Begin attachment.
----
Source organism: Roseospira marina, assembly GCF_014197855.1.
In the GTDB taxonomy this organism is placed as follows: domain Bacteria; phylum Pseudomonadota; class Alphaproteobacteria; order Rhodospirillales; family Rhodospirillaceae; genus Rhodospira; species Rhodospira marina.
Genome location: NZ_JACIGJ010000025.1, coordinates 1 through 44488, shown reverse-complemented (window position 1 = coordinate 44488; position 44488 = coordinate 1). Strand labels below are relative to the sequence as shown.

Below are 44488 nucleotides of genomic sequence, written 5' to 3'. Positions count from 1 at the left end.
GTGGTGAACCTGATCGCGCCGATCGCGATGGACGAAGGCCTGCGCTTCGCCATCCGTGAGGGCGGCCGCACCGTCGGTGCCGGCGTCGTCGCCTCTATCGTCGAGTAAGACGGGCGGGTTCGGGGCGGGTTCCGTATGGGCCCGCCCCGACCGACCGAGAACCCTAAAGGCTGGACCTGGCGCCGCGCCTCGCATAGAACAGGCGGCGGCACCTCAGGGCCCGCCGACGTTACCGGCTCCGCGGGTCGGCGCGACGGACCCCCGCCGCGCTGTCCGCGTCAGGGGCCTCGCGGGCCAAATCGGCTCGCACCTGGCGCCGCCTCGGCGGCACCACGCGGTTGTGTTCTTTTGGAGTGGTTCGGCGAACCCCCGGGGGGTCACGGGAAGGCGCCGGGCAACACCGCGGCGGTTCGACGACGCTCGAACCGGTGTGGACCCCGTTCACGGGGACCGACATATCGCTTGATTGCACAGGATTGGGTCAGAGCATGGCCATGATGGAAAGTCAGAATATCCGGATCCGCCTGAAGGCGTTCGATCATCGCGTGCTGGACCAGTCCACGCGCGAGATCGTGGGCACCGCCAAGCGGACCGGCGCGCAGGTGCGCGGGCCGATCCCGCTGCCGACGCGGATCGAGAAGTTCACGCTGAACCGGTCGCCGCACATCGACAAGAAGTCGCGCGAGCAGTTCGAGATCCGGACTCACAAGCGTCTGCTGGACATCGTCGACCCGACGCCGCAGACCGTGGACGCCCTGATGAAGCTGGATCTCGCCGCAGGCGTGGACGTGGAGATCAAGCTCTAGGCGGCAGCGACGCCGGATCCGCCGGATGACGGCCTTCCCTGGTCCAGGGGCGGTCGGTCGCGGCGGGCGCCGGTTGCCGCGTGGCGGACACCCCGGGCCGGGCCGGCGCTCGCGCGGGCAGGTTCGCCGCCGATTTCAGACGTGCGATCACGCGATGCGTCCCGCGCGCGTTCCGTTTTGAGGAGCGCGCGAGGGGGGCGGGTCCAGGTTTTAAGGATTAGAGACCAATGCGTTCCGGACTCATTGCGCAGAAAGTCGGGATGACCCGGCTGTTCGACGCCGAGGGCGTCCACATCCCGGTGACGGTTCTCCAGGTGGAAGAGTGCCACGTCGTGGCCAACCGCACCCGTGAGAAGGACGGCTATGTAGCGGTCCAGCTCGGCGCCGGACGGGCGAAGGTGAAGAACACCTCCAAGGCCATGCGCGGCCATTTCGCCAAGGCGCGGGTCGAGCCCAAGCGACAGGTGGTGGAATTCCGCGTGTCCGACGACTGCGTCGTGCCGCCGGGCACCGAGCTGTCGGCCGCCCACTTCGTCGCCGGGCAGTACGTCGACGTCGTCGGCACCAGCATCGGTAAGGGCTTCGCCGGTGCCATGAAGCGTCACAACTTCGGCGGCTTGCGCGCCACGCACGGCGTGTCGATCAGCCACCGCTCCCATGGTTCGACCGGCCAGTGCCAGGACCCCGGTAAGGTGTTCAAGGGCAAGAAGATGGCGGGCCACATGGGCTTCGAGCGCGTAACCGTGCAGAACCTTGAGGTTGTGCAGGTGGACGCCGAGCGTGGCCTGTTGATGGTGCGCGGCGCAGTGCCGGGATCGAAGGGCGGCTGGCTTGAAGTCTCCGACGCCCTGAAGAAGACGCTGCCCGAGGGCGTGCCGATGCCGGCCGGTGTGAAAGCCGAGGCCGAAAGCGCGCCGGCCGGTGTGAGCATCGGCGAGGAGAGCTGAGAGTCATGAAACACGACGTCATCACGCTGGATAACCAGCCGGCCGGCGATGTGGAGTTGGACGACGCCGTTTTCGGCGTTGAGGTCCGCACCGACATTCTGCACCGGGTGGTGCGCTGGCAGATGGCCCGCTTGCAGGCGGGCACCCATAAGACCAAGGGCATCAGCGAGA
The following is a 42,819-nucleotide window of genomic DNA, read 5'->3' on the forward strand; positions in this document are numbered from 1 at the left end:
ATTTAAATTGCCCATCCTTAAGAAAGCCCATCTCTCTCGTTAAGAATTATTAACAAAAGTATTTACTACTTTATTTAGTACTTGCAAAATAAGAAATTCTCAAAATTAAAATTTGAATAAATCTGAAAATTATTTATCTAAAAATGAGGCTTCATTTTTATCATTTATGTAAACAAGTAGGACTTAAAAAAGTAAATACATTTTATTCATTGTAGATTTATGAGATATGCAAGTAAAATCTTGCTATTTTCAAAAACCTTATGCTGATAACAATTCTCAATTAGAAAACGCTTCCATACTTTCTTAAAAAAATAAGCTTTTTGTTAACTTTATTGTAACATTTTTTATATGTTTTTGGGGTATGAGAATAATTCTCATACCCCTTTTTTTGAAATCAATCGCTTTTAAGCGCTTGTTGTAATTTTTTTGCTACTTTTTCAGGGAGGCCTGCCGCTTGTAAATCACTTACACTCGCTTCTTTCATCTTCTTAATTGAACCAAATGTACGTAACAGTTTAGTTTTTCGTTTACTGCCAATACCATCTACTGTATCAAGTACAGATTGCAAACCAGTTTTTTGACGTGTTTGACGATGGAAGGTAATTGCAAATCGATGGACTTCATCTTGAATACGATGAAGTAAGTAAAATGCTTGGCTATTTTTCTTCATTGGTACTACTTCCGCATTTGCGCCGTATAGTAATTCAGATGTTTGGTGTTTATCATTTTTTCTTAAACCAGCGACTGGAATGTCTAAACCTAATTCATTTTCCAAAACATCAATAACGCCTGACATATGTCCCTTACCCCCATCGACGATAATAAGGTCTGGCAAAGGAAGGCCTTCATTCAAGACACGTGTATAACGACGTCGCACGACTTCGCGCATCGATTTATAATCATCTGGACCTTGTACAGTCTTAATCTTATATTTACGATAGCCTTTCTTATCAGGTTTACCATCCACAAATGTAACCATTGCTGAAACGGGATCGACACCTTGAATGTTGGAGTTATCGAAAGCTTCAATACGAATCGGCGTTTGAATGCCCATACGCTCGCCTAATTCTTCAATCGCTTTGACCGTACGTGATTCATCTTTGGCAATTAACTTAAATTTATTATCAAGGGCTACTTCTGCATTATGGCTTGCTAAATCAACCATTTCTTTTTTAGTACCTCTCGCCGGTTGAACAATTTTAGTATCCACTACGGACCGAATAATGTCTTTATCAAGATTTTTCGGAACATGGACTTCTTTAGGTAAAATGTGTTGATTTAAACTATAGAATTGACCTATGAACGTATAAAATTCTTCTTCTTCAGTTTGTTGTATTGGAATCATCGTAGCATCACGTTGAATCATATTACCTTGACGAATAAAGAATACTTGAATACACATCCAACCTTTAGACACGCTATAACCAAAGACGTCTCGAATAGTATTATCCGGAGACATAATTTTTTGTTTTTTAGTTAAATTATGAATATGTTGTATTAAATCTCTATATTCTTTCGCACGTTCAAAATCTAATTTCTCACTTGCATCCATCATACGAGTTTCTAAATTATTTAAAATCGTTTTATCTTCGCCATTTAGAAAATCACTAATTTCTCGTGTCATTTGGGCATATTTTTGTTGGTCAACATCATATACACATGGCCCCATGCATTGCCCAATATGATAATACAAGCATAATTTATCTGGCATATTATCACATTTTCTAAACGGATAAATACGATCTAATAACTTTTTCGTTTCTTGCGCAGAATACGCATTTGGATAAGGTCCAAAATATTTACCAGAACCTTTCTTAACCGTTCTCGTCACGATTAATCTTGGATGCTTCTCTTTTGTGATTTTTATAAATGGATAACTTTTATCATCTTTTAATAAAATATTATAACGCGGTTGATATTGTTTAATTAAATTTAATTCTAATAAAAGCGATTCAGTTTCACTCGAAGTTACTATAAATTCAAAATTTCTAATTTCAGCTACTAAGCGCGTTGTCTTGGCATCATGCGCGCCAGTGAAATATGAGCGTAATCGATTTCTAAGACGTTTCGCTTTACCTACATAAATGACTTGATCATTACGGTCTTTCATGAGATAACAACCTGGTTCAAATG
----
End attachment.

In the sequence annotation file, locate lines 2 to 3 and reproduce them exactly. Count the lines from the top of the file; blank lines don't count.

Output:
In the GTDB taxonomy this organism is placed as follows: domain Bacteria; phylum Pseudomonadota; class Alphaproteobacteria; order Rhodospirillales; family Rhodospirillaceae; genus Rhodospira; species Rhodospira marina.
Genome location: NZ_JACIGJ010000025.1, coordinates 1 through 44488, shown reverse-complemented (window position 1 = coordinate 44488; position 44488 = coordinate 1). Strand labels below are relative to the sequence as shown.